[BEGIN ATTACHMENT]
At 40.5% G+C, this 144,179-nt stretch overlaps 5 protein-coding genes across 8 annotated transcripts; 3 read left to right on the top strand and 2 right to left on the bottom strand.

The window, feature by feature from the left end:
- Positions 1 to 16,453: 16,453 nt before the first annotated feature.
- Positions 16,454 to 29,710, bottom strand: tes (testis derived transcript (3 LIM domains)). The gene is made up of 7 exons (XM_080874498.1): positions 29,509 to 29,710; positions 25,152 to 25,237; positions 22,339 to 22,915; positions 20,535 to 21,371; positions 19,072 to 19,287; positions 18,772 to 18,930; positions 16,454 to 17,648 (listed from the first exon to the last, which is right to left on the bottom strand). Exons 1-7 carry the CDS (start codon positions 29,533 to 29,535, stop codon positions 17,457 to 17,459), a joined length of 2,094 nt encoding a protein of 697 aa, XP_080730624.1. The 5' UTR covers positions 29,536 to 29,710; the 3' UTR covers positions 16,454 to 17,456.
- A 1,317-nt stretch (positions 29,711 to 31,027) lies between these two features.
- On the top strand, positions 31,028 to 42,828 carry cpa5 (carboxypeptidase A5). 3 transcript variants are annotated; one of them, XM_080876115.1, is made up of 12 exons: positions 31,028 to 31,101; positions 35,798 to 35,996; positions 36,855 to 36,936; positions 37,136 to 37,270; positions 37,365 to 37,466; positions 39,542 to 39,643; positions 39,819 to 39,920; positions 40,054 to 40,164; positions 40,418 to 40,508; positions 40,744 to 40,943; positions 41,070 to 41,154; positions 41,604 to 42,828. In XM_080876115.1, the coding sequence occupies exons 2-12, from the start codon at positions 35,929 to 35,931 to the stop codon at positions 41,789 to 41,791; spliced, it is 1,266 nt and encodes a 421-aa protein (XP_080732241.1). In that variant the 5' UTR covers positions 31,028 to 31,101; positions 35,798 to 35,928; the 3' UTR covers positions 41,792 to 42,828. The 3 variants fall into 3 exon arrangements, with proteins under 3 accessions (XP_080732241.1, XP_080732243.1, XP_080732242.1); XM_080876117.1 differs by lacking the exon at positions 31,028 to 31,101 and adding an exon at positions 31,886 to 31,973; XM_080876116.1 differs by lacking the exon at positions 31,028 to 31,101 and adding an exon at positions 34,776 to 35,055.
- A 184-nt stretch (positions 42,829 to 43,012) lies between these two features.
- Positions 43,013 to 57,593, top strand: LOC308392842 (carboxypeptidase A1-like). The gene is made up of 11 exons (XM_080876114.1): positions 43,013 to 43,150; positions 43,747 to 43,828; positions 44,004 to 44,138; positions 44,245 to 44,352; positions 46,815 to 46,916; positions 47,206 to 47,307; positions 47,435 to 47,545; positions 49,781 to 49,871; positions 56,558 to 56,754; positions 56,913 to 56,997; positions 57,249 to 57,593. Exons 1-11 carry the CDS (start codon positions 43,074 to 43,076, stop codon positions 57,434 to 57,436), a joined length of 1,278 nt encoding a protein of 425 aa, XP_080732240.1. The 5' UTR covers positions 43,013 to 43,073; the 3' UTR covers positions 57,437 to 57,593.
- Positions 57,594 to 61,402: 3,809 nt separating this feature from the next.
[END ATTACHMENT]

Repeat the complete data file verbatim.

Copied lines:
At 40.5% G+C, this 144,179-nt stretch overlaps 5 protein-coding genes across 8 annotated transcripts; 3 read left to right on the top strand and 2 right to left on the bottom strand.

The window, feature by feature from the left end:
- Positions 1 to 16,453: 16,453 nt before the first annotated feature.
- Positions 16,454 to 29,710, bottom strand: tes (testis derived transcript (3 LIM domains)). The gene is made up of 7 exons (XM_080874498.1): positions 29,509 to 29,710; positions 25,152 to 25,237; positions 22,339 to 22,915; positions 20,535 to 21,371; positions 19,072 to 19,287; positions 18,772 to 18,930; positions 16,454 to 17,648 (listed from the first exon to the last, which is right to left on the bottom strand). Exons 1-7 carry the CDS (start codon positions 29,533 to 29,535, stop codon positions 17,457 to 17,459), a joined length of 2,094 nt encoding a protein of 697 aa, XP_080730624.1. The 5' UTR covers positions 29,536 to 29,710; the 3' UTR covers positions 16,454 to 17,456.
- A 1,317-nt stretch (positions 29,711 to 31,027) lies between these two features.
- On the top strand, positions 31,028 to 42,828 carry cpa5 (carboxypeptidase A5). 3 transcript variants are annotated; one of them, XM_080876115.1, is made up of 12 exons: positions 31,028 to 31,101; positions 35,798 to 35,996; positions 36,855 to 36,936; positions 37,136 to 37,270; positions 37,365 to 37,466; positions 39,542 to 39,643; positions 39,819 to 39,920; positions 40,054 to 40,164; positions 40,418 to 40,508; positions 40,744 to 40,943; positions 41,070 to 41,154; positions 41,604 to 42,828. In XM_080876115.1, the coding sequence occupies exons 2-12, from the start codon at positions 35,929 to 35,931 to the stop codon at positions 41,789 to 41,791; spliced, it is 1,266 nt and encodes a 421-aa protein (XP_080732241.1). In that variant the 5' UTR covers positions 31,028 to 31,101; positions 35,798 to 35,928; the 3' UTR covers positions 41,792 to 42,828. The 3 variants fall into 3 exon arrangements, with proteins under 3 accessions (XP_080732241.1, XP_080732243.1, XP_080732242.1); XM_080876117.1 differs by lacking the exon at positions 31,028 to 31,101 and adding an exon at positions 31,886 to 31,973; XM_080876116.1 differs by lacking the exon at positions 31,028 to 31,101 and adding an exon at positions 34,776 to 35,055.
- A 184-nt stretch (positions 42,829 to 43,012) lies between these two features.
- Positions 43,013 to 57,593, top strand: LOC308392842 (carboxypeptidase A1-like). The gene is made up of 11 exons (XM_080876114.1): positions 43,013 to 43,150; positions 43,747 to 43,828; positions 44,004 to 44,138; positions 44,245 to 44,352; positions 46,815 to 46,916; positions 47,206 to 47,307; positions 47,435 to 47,545; positions 49,781 to 49,871; positions 56,558 to 56,754; positions 56,913 to 56,997; positions 57,249 to 57,593. Exons 1-11 carry the CDS (start codon positions 43,074 to 43,076, stop codon positions 57,434 to 57,436), a joined length of 1,278 nt encoding a protein of 425 aa, XP_080732240.1. The 5' UTR covers positions 43,013 to 43,073; the 3' UTR covers positions 57,437 to 57,593.
- Positions 57,594 to 61,402: 3,809 nt separating this feature from the next.